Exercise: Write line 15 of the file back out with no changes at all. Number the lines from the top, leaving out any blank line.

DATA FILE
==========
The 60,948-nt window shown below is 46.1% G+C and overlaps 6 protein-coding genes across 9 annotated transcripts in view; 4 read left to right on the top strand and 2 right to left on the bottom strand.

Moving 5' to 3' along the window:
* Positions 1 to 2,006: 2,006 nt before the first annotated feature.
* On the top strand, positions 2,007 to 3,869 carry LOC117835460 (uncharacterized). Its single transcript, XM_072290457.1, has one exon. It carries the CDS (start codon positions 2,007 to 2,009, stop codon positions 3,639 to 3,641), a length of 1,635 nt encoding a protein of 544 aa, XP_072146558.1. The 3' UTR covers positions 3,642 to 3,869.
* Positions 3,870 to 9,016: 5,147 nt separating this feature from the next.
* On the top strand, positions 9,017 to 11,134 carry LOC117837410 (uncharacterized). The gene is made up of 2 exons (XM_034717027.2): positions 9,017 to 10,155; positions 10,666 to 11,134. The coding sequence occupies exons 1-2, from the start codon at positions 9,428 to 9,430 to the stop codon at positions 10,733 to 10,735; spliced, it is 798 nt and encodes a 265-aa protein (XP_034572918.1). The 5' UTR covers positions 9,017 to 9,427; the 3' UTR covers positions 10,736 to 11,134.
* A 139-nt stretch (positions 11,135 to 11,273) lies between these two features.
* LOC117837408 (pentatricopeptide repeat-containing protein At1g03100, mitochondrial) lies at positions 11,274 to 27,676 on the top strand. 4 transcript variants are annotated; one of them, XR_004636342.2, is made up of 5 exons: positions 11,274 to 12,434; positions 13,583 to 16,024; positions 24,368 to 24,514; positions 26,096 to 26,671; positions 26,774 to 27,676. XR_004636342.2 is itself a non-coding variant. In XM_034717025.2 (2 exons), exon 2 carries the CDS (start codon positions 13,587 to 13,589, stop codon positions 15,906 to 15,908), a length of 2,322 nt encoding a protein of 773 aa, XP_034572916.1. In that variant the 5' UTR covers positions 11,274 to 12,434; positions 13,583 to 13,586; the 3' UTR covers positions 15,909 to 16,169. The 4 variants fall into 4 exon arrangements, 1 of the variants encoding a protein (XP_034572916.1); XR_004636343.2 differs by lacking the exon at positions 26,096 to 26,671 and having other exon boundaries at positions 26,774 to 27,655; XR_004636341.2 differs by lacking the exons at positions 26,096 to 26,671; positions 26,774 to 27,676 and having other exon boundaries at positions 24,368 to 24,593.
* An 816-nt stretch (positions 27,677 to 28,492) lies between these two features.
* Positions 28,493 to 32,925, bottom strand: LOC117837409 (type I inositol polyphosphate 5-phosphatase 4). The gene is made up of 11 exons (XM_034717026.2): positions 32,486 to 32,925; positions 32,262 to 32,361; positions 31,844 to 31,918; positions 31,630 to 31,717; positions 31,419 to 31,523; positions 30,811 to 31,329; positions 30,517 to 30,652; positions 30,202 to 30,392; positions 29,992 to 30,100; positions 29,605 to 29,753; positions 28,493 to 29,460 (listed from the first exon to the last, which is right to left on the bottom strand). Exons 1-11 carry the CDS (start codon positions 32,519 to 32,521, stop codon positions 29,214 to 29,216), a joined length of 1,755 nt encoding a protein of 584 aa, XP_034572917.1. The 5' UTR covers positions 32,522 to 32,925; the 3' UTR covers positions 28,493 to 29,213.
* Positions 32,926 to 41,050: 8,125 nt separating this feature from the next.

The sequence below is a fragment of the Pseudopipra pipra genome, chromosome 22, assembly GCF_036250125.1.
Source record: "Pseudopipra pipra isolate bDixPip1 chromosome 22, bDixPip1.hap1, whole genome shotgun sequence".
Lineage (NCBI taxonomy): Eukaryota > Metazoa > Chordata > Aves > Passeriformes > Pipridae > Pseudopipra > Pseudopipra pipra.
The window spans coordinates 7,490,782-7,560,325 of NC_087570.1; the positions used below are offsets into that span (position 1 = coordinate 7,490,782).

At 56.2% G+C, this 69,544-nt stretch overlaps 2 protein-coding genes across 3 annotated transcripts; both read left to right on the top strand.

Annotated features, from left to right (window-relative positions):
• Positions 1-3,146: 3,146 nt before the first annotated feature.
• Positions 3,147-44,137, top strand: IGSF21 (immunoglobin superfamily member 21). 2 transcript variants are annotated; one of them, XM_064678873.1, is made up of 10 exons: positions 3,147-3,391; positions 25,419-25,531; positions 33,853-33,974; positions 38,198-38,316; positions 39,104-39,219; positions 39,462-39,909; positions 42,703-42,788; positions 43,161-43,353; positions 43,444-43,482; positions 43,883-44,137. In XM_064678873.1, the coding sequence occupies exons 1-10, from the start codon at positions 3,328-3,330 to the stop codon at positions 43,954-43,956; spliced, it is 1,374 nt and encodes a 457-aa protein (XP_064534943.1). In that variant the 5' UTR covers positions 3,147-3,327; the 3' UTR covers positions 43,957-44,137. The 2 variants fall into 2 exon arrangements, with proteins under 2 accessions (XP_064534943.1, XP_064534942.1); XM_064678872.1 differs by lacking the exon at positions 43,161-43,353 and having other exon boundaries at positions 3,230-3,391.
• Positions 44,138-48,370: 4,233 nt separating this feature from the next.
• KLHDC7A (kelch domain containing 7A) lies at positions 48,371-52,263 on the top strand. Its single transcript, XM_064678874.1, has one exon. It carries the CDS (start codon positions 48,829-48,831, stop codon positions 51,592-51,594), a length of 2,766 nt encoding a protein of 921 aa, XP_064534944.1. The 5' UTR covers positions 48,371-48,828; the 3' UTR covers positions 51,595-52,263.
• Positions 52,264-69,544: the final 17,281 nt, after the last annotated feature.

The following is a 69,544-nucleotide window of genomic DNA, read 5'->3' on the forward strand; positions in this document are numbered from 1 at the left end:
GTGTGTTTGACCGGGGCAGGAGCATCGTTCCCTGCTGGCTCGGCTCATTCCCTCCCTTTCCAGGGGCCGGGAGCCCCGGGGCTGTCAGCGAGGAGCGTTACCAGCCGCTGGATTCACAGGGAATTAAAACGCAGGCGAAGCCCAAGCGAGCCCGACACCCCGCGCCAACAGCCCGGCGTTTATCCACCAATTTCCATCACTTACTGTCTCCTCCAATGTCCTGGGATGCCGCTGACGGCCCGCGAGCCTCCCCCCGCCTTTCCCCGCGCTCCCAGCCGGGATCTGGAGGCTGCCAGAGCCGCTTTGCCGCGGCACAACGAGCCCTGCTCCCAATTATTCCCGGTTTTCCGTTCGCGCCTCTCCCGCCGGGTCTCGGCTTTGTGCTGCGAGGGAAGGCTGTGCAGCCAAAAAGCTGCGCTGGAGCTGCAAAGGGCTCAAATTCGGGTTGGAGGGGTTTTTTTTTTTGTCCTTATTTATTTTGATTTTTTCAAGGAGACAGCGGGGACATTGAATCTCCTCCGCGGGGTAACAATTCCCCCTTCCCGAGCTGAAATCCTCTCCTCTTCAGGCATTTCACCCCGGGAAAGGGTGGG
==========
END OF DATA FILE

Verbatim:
The window spans coordinates 7,490,782-7,560,325 of NC_087570.1; the positions used below are offsets into that span (position 1 = coordinate 7,490,782).